Editorial

Monday marks Veterans Day in the United States. The day is also celebrated in other parts of the world, where it is known as either Remembrance Day or Armistice Day.

It was on the 11th of November, 1919, that the Germans signed the Armistice to mark the end of World War I, and therefore, the day became known as Armistice Day.

President Dwight D. Eisenhower signed legislation on June 1, 1954, making Nov. 11 a day to honor American veterans.

On Monday, we ought to take time to thank all veterans, men and women who have served honorably in the military during times of war and peace.

We may at times take for granted the rights and privileges we enjoy in this nation. In times of peace, these rights and privileges may not even be considered.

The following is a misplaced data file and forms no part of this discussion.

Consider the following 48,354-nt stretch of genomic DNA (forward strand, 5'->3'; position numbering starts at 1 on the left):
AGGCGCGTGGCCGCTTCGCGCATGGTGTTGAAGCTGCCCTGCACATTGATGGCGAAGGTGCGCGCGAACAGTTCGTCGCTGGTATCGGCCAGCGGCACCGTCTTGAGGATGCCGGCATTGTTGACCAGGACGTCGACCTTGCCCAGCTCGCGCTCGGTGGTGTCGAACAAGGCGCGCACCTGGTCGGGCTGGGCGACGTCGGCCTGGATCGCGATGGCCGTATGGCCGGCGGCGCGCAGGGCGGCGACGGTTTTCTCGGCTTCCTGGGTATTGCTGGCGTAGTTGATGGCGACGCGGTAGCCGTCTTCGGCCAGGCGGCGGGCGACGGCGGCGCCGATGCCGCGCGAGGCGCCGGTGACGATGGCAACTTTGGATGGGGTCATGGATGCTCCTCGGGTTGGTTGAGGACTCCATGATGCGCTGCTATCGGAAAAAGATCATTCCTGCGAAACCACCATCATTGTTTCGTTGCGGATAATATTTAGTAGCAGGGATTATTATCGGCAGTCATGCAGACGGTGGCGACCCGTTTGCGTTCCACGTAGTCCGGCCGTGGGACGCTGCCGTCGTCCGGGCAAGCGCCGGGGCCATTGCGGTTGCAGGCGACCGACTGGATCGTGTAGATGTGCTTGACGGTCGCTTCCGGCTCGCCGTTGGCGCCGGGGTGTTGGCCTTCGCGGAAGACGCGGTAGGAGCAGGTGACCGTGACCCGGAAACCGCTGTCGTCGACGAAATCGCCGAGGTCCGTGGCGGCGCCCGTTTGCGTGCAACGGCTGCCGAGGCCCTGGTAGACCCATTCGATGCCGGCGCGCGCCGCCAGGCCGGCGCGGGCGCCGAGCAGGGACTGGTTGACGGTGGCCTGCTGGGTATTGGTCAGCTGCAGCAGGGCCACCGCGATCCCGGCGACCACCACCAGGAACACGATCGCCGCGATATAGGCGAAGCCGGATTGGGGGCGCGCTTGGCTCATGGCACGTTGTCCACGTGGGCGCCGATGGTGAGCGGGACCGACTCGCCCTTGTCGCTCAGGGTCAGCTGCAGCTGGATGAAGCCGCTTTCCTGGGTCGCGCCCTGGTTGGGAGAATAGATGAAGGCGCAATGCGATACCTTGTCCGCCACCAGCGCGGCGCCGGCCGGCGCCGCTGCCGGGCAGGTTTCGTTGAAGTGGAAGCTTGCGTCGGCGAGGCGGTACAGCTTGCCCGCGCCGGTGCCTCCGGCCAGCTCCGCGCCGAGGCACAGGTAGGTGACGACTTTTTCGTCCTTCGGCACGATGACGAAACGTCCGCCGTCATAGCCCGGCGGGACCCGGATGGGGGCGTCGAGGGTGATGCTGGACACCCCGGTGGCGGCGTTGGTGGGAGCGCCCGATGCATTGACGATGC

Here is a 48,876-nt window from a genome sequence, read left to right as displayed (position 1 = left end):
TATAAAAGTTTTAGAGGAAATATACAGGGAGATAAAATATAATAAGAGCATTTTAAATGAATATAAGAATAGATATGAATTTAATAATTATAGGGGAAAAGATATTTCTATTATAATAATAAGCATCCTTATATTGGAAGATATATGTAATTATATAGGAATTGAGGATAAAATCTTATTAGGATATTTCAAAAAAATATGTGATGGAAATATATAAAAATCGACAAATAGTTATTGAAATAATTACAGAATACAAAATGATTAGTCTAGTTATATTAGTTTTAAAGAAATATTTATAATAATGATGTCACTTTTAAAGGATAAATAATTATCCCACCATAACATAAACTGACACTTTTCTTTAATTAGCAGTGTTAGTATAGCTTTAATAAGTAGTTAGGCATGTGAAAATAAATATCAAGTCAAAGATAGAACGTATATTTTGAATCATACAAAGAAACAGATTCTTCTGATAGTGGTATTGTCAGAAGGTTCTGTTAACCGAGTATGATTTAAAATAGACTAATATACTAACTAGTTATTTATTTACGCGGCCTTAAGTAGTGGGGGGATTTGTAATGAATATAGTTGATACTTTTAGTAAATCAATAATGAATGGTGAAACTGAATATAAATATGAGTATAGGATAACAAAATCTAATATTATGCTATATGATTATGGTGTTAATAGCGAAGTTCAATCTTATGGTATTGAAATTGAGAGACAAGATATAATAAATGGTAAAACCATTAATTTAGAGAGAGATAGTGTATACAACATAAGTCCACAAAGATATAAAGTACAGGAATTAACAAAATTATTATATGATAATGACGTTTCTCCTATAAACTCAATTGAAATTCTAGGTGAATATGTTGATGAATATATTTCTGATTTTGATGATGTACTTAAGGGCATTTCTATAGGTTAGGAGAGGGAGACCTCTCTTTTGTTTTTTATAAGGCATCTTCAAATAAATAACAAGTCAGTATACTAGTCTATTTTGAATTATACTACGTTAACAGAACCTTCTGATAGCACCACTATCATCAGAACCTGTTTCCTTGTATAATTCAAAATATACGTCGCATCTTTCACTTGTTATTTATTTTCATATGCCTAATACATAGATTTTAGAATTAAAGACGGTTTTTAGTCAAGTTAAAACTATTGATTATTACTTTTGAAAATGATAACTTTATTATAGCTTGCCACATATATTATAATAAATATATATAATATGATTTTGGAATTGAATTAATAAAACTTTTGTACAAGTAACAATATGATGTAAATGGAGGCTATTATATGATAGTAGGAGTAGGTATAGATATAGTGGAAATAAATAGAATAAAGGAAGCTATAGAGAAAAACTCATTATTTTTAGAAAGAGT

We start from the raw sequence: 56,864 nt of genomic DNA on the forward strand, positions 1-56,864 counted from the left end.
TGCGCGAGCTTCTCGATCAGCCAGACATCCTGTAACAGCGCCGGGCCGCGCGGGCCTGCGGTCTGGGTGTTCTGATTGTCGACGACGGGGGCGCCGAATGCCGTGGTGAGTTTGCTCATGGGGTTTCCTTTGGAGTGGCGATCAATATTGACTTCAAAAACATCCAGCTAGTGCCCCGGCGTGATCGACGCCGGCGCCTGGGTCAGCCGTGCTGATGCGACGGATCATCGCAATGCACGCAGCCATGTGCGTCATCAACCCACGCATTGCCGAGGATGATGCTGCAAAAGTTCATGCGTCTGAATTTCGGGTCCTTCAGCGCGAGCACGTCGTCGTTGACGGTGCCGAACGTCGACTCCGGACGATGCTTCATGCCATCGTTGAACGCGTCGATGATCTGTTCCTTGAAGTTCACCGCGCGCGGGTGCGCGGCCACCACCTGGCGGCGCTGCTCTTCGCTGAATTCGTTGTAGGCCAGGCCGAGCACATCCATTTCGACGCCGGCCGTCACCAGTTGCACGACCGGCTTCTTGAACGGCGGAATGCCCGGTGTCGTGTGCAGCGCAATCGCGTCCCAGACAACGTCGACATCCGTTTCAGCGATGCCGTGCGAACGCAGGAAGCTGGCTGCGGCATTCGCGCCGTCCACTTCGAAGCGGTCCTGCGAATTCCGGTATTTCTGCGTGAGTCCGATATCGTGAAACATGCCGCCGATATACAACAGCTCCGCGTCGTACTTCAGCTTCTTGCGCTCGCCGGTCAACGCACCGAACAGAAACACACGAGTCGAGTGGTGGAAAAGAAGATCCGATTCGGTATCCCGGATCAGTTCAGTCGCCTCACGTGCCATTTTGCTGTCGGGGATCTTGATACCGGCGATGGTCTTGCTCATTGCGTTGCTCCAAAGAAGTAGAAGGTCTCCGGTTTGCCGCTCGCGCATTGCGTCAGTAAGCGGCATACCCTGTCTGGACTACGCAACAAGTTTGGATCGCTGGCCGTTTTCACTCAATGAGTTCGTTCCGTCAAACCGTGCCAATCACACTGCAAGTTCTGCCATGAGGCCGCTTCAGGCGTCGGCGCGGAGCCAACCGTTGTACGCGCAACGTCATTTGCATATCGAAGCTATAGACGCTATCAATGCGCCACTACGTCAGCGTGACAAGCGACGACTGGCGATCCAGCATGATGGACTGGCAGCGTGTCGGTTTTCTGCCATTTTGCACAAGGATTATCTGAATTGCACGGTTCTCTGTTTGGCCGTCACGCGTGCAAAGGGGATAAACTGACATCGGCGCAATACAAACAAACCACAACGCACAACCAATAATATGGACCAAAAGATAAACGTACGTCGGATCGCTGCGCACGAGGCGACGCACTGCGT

But consider the lives lost and sacrifices made by the men and women who have served in the military, and their families, that we may enjoy these rights and privileges.

These people have faced what many of us would believe the unthinkable. They have watched people suffer in other nations without these rights and freedoms. They have witnessed atrocities they can never forget even though they very much want to. And some have been mistreated for their loyalty to this nation by their own people.

And yet, many men and women continue to willingly put on the uniform of the United States military and go forth to defend and protect the rest of us and our freedoms here at home.

These people have not asked for much recognition or credit.

On Monday especially, but really all days, a simple smile, handshake and offer of thanks for our veterans service should be the duty of each of us.

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